What is Kitting?
Kitting means making a kit out of something. Whether it’s a custom sales kit or product launch kit, it’s the act of assembling a variety of materials to supplement a product, or to flesh out a promotion for an organization. This could include collector coins, plastic whistles, compact discs, water bottles–any number of items that can be personalized to promote a cause.
SWAG = Stuff We All Get
The kitting marketing model is a trusted one. Everybody likes SWAG. This is especially effective for new products that might not have a history. Packaging that product with other items will automatically increase value, not to mention awareness. Same for an organization, something that has an idea rather than a tangible product but still needs to stand out equally at trade shows and conventions. Kitting a display-worthy box is vital in that situation.
But a lot of people forget that sometimes products they think are standalone are really a sort of kit. Maybe it’s not true kitting by definition, but often times a product is more than the sum of its part, and a custom box is more than just a box.
Here are a few products that benefit from a form of kitting.
We talk about board games like they are a singular item. Even in your head, when you picture a board game you’re probably picturing unfolding the Monopoly board. But a board game is a kit of sorts. Think about it. All those game pieces, cards, timers, pegs, even the board itself. Those are all loose pieces that require thermoformed trays. Without an instruction booklet, a game isn’t even game. More expensive board games with elaborate miniatures should have die cut foam to protect them. As part of a board game group, I often see people frustrated that they have to make their own homemade inserts for games. Or worst of all: they don’t buy the game because they know it will be a pain to maintain.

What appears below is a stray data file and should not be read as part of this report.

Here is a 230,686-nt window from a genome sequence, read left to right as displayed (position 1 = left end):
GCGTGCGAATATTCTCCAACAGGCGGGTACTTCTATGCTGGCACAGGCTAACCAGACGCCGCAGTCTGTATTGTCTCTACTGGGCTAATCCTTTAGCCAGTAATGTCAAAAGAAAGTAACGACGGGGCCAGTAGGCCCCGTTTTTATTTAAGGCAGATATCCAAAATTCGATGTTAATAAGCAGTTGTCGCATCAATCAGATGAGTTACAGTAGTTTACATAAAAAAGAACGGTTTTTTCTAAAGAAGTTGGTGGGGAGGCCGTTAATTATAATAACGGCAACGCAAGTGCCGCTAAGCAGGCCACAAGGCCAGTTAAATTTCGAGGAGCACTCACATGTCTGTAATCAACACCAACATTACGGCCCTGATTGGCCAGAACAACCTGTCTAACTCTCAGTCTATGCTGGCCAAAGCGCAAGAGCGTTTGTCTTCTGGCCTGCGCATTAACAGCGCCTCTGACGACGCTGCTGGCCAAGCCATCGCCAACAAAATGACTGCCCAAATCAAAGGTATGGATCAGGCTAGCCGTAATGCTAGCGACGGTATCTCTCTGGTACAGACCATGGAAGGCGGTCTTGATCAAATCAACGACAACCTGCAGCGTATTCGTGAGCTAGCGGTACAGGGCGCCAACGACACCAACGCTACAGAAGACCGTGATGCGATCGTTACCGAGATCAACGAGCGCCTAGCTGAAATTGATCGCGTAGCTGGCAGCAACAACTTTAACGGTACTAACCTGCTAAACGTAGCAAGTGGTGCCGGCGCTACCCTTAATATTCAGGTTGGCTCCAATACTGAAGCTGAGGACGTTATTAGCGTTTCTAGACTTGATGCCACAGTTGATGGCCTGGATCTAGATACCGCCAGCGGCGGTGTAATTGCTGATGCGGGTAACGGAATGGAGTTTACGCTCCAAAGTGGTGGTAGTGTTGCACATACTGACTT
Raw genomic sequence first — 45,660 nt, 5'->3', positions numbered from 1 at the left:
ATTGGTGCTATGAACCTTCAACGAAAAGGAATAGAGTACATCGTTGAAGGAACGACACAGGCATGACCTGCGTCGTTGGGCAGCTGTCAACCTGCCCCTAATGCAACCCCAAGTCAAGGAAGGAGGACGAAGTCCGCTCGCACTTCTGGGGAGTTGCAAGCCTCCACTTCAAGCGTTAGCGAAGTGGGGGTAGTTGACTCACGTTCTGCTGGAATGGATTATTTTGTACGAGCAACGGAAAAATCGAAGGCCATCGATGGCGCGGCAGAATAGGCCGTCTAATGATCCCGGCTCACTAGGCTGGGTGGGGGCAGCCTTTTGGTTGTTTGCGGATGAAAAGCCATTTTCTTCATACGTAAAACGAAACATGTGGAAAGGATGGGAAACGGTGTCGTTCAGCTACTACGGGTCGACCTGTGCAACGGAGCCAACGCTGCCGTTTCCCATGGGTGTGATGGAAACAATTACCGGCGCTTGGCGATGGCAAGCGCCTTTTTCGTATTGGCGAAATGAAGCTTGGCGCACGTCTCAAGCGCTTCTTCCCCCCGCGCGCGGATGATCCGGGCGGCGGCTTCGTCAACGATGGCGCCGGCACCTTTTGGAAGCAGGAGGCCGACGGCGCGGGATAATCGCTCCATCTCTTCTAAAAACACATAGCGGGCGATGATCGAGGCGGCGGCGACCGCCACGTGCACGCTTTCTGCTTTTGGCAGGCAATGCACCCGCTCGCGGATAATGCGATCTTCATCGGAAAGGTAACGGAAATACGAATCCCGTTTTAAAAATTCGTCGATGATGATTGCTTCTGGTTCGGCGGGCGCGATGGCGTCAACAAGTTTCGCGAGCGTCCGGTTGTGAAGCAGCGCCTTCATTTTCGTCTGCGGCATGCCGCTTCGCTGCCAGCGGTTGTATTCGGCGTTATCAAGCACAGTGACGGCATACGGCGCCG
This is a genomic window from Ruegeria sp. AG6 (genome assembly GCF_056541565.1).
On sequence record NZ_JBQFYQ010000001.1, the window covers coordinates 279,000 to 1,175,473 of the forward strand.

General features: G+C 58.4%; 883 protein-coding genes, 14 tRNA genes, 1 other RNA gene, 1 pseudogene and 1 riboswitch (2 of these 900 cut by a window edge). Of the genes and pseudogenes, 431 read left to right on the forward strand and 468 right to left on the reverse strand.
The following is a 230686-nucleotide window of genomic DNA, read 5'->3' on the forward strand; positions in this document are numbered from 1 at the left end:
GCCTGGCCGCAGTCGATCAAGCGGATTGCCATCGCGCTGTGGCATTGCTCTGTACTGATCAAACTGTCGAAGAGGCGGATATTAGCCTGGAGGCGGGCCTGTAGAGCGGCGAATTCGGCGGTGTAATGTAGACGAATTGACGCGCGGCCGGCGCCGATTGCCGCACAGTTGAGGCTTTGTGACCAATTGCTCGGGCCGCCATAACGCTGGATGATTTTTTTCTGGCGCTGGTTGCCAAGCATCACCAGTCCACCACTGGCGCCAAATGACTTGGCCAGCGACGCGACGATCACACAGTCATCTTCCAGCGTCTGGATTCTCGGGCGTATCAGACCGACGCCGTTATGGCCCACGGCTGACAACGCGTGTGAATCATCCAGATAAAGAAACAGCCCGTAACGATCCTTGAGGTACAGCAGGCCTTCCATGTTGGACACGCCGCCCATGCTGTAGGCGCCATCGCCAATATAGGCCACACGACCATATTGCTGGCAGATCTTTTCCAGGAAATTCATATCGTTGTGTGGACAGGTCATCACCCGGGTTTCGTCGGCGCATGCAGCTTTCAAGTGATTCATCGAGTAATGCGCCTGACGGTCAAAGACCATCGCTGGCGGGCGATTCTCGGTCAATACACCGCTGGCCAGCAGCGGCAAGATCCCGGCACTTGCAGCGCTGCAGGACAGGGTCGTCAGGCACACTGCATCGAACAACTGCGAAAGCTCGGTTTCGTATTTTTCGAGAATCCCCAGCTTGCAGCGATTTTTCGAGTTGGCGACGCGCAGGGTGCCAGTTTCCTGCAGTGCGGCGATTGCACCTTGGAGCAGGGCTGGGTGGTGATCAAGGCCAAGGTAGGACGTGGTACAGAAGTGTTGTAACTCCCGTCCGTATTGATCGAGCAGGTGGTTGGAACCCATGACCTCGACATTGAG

What do we know about a box of chocolates? It’s fun to get one. Life is like one, according to Forrest Gump. But there’s more to a box of cherry cordials or delectable caramel turtles than just a box. First of all, if you want to hold water in the candy business, the gold standard is a rigid two-piece setup box. But inside, you can just leave those chocolates loose. A thermoformed tray is best, but at the very least an SBS paperboard insert should be used to separate the truffles from the mints. And my very favorite thing is when the bottom of the box has a description of what the chocolate is. That makes me feel like a rockstar.
Software comes in a variety of packaging. From flash drives stored in custom pads to compact discs in sealed plastic pockets to a sort of binder. But packaging software is the ultimate form of kitting. Software itself is intangible. It’s just data! It’s tricky enough to sell data at retail, but how do you add value to a thin piece of metal? Or a code for an MMORPG? That’s where a custom kit can come in handy. Preload a custom flash drive with data, plant it in closed cell foam, and you’re in business.
Whatever your definition of kitting is, it’s hard to deny that there’s more elements going on with boxes than “just a box.” That’s why we like to think of projects as packaging solutions. Because often times it’s more than just four walls, a base, and a lid. Presentation packaging should always be about what’s inside.
What’s especially cool about Sunrise Packaging is that all those elements of kitting, we can do under one roof? Not every box company deals in plastics, and not every 3-ring binder manufacturer can preload your flash drive.
Making a high quality custom box? That’s the least we can do!